Meg Frantz, MPSL '20 By Meg Frantz, MPSL '20 • September 16, 2021

8 Simple (But Important) Tips to Remember in Preparing for a Job Interview

Finally, the call or email that you have been waiting for came. You got a job interview with your dream employer. Congratulations!

And yet, though excited, you can’t shake feeling nervous. It seems like your whole life has amounted to this one interview. Maybe even feelings of self-doubt or the dreaded impostor syndrome have sunken in. This job could change everything for you. So, you are ready to do everything in your power to get that job offer in hand and demonstrate that you are a great fit for the role.

This is where the right preparation is crucial. How you prepare could be the difference between giving off an authentic, confident and competent aura, or a flustered, distracted and incompetent one. Ultimately, which candidate would YOU want to hire if the tables were turned?

Take the opportunity and time to prepare yourself ahead of your job interview. After all, no one ever regretted being too-prepared, right? So, here are a few practical tips to be ready for that interview:

1. Plan What to Wear

This is the time to wear that all-important suit. For men, that means a full suit and tie, suit jacket included. For women, a suit or blazer over a professional top or dress is best. You want to look professional, but also be yourself while being comfortable. Rather than just picking out your outfit and keeping it clean, test fit your outfit a day or more before the interview to make sure no buttons have come off and that everything still fits. Buff and polish your shoes as well. It’s worth noting that while some jobs may not require “corporate” dress, it’s important to show that you take the interview seriously. If you’re not sure, as a rule of thumb, dress one level-up from what you estimate the required work attire would be.

2. Take a Test Drive

If this is an in-person interview, drive to your interview location and scope out parking and area resources such as restaurants, parks and businesses. You don’t want to be late because you failed to account for common delays such as traffic or parking. It is also good to know there is a spot to freshen up before your interview at the last minute, if needed.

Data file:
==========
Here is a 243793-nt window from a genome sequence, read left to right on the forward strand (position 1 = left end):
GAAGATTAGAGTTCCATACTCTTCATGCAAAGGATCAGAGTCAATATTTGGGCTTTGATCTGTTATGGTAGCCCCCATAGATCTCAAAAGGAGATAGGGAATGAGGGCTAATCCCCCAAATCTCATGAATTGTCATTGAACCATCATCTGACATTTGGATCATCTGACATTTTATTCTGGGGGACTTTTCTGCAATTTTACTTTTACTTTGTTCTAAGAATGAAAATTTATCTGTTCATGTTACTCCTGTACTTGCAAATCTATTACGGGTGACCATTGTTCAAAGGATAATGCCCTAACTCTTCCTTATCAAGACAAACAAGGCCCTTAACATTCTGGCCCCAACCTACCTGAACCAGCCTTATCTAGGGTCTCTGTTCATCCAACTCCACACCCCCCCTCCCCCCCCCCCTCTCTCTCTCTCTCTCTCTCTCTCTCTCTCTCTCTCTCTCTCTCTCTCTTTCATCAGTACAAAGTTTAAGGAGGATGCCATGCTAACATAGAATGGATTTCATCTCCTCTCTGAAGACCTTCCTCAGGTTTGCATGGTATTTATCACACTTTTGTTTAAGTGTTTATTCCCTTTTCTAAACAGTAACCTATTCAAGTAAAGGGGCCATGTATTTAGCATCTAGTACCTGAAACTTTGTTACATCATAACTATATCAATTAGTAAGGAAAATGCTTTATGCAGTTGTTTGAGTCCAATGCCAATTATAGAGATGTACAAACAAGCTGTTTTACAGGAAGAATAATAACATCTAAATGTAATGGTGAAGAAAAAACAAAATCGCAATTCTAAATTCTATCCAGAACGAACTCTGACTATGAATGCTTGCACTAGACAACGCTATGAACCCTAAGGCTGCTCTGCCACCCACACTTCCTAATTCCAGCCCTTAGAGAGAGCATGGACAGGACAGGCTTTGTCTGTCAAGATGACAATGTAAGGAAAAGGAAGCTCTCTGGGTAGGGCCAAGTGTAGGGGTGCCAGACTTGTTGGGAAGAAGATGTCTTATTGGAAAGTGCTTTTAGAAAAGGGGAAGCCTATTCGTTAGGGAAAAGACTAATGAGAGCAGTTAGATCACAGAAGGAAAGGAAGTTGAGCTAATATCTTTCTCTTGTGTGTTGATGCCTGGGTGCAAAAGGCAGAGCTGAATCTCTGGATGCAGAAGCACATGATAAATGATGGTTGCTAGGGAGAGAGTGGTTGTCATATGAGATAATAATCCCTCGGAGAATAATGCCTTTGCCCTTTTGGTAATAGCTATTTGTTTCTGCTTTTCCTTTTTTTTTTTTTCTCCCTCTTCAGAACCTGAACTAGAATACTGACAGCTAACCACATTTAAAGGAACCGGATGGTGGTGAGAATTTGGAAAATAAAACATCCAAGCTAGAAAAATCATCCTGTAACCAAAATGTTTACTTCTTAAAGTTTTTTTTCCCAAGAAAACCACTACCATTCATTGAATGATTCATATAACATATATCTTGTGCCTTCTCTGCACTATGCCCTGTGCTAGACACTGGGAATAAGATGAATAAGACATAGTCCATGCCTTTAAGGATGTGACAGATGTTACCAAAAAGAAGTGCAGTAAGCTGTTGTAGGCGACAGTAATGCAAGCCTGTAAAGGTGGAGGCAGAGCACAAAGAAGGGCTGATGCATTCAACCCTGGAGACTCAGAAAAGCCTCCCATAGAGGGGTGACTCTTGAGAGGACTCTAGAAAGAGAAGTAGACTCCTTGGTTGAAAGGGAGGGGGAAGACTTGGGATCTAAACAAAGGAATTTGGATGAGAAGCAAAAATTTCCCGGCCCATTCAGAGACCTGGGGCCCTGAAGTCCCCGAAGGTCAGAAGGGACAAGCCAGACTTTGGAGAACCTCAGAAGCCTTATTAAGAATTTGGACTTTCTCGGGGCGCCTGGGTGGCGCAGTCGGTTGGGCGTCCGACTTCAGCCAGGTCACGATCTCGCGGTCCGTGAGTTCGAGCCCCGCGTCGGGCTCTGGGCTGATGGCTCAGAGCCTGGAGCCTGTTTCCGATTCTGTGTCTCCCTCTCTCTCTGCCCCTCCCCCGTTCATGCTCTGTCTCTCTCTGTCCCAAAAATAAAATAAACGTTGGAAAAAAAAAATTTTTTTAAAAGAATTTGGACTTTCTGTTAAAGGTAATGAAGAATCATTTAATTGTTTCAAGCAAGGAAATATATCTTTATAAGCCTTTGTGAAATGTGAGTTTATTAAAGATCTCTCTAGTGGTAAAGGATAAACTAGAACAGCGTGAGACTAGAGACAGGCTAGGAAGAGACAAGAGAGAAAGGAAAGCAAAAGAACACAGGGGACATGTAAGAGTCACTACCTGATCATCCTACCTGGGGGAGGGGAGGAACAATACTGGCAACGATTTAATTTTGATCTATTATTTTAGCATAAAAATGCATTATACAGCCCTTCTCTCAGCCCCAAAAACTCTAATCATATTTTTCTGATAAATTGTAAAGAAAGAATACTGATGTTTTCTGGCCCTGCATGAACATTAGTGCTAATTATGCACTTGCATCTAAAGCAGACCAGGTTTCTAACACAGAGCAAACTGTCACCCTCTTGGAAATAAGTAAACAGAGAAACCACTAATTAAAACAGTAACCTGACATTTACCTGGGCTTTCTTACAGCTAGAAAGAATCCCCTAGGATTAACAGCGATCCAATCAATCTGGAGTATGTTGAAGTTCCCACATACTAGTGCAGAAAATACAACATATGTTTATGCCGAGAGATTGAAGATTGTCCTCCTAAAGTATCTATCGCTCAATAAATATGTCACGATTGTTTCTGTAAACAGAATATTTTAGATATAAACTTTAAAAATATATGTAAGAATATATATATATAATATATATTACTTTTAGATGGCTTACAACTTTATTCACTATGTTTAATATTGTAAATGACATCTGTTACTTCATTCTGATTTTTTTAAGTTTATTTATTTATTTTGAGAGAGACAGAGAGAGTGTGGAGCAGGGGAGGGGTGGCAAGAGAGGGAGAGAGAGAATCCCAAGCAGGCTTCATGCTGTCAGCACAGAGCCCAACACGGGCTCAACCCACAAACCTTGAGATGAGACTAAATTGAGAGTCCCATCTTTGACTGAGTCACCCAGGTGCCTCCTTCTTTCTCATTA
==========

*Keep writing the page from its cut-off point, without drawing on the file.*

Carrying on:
3. Familiarize Yourself Virtually

If the interview is online, be familiar with the software that you will be using so you can avoid any technical glitches that may hamper your meeting. Set up your camera and frame so that nothing behind you is too personal, cluttered or potentially offensive. If you are concerned about your background, many programs have a feature where you can make your background an alternate image or blurred. This will also make the background as neutral as possible and keep the focus on you.

4. Watch Your Body Language

This may be more critical for in-person interviews, but smile when you enter the meeting, stand up tall, shake hands and make eye contact when answering the individual who posed the question. If on a video call, it may be helpful to position the interviewers near the top of your screen, near the camera lens to give the illusion that you are looking them in the eye while still monitoring their facial expressions.

5. Work Your Network

Do you know anyone that works at the company where you will be interviewing? Check in with them to find out any details you can about the position, the organization as a whole, the company culture, the team you will work with and general impressions of what is important to the organization. This knowledge can help you frame your answers and highlight your fit for the role.

6. Prepare Your Questions

There are two sets of questions that every interview will have: the questions that may be asked by the interviewer and the questions that you should ask during the interview. Both are equally important as an interview should always be a two-way conversation and never one-sided.

7. Gather Your Materials

Have materials at hand that will help you feel grounded. Take printed copies of your resume and cover letter (enough for a group), a padfolio notebook and a good pen. This way you can provide your resume if the interviewer doesn’t have it handy. The padfolio will keep your list of questions right in front of you so you don’t forget to ask them, while also allowing for a spot to jot down a note you may want to follow up on.

8. Be Confident

This may take a little faking it until you make it, but certain body poses can help you feel your best. I’ve found this TED Talk that explains those poses in more detail and how they will help you put your best foot forward.

I know that following all these steps may seem like a lot. But they are well worth the effort if they make all the difference between you getting that job or not. By preparing and eliminating any stress or feelings of nervousness and self-doubt, you can put forward your best self.

Good luck!

Meg Frantz, MPSL '20

Written by Meg Frantz, MPSL '20

Meg Frantz is the director of Alumni Engagement, with a background in marketing for nonprofit art organizations and higher education. She holds a master’s degree in public service/nonprofit management from TESU and a bachelor’s degree in communications with an emphasis on theatre arts from Susquehanna University. Connect with her via email at

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